INDIANAPOLIS — A federal judge has blocked a controversial panhandling law from taking effect in Indiana.
The law would effectively ban panhandling within downtown Indianapolis. It was set to go into effect Wednesday. The law would make it illegal to panhandle within 50 feet of a parking meter, parking garage, ATM, restaurant entrances or exits, and public monuments.
Ken Falk, the legal director of ACLU of Indiana, said in February the law is “clearly unconstitutional, in addition to being cruel and insincere.”
“This is an attempt to drive people away from engaging in this activity in which we don’t like,” Falk said at the time. “One of the things the First Amendment has stood for since its inception is that sometimes we, as a society, have to tolerate things we don’t like. This just seems cruel.”
In April, the ACLU sued over the law, saying staff members solicit donations in downtown Indianapolis during the celebration of Constitution Day, and this law would infringe on their First Amendment right to do so.
Southern District of Indiana Judge Jane Magnus-Stinson agreed with the ACLU and criticized the law.
“… Indiana's panhandling statute, in both its pre-amendment form and as revised by the amendments that are to take effect on July 1, 2020, is an unconstitutional prohibition on the freedom of speech, and its enforcement must be enjoined,” Magnus-Stinson wrote.
In the court documents, the state argued the law helps with public safety, keeps solicitation from being disruptive to businesses, prevents intimidating behavior from “escalating to multiple acts,” and provides “a safe place for people to park their cars, go shopping, and purchase food without fear of being confronted with a request for money.”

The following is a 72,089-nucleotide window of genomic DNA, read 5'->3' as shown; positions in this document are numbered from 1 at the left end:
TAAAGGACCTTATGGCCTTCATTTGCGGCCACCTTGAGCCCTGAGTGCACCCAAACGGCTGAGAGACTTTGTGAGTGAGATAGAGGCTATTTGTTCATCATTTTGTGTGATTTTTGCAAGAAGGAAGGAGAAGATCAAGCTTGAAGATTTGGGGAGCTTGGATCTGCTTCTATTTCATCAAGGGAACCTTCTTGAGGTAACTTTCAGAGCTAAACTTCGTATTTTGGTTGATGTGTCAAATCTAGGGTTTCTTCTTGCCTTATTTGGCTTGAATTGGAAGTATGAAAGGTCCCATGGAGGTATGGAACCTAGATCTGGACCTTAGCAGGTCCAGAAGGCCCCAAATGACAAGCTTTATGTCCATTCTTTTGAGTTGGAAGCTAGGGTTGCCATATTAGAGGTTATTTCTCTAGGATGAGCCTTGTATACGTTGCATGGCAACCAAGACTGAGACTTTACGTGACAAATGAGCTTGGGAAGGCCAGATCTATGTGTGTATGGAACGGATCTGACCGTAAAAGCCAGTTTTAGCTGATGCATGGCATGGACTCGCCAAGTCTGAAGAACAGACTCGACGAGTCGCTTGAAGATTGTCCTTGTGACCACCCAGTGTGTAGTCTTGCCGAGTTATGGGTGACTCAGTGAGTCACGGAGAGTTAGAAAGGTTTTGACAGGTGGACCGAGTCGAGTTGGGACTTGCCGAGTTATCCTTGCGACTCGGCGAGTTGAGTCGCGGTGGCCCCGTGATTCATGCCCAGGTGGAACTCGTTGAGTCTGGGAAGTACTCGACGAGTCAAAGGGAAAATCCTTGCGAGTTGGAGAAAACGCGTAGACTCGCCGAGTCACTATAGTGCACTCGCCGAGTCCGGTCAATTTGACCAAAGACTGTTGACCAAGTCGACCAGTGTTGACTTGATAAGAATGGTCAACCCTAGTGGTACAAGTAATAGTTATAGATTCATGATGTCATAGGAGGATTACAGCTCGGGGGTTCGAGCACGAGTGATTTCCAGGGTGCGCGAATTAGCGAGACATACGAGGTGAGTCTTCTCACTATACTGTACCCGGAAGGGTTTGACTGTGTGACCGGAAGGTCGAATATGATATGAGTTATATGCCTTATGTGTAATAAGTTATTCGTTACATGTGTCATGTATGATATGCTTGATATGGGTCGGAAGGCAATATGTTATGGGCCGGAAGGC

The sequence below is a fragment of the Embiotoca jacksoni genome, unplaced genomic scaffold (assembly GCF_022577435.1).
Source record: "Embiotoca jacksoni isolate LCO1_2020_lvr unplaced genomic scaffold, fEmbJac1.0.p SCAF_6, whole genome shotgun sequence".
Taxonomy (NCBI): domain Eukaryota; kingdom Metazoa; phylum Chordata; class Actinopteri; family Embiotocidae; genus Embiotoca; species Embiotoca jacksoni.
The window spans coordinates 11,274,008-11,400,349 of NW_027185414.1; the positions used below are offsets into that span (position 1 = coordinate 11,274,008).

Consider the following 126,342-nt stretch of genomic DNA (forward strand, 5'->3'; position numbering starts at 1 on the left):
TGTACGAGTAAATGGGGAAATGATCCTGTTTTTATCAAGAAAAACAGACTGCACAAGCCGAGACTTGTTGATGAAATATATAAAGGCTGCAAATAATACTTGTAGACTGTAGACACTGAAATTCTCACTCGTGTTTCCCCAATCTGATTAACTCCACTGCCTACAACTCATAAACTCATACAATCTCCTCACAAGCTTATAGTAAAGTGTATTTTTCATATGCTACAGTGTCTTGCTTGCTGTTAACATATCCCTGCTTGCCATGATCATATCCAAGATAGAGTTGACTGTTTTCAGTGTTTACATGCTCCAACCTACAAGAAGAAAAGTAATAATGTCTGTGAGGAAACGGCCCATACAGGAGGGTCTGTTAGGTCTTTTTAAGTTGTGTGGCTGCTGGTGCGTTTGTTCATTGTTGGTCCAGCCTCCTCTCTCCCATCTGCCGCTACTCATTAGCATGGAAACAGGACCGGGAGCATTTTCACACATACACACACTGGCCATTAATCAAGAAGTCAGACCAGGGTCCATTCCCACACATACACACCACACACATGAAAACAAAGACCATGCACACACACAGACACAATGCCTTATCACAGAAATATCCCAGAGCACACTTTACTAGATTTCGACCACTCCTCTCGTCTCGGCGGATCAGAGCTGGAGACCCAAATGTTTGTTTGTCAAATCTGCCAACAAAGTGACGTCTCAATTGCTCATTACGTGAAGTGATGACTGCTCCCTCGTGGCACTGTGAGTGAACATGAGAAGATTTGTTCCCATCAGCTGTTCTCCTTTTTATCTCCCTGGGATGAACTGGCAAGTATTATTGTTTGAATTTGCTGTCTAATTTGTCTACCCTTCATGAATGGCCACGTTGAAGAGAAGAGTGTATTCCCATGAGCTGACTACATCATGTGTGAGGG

But, Magnus-Stinson wrote, the state didn’t connect panhandling to those things. It didn’t provide statistics showing that panhandling disrupts businesses or escalation to criminal acts.
"This case is not a close call, because Defendants submit no evidence whatsoever to support the notion that the statute furthers a compelling governmental interest,” she wrote.
Not only will the new panhandling law not go into effect, but she also ruled the current panhandling law is unconstitutional, even without the new law's language.
"Defendants are PRELIMINARILY ENJOINED until further order of this Court from enforcing Indiana Code § 35-45-17-2, both in its pre-amendment form and as amended and effective July 1, 2020," Magnus-Stinson wrote.
The new law will not go into effect as planned on July 1, but the arguments will continue in court until a permanent decision is made.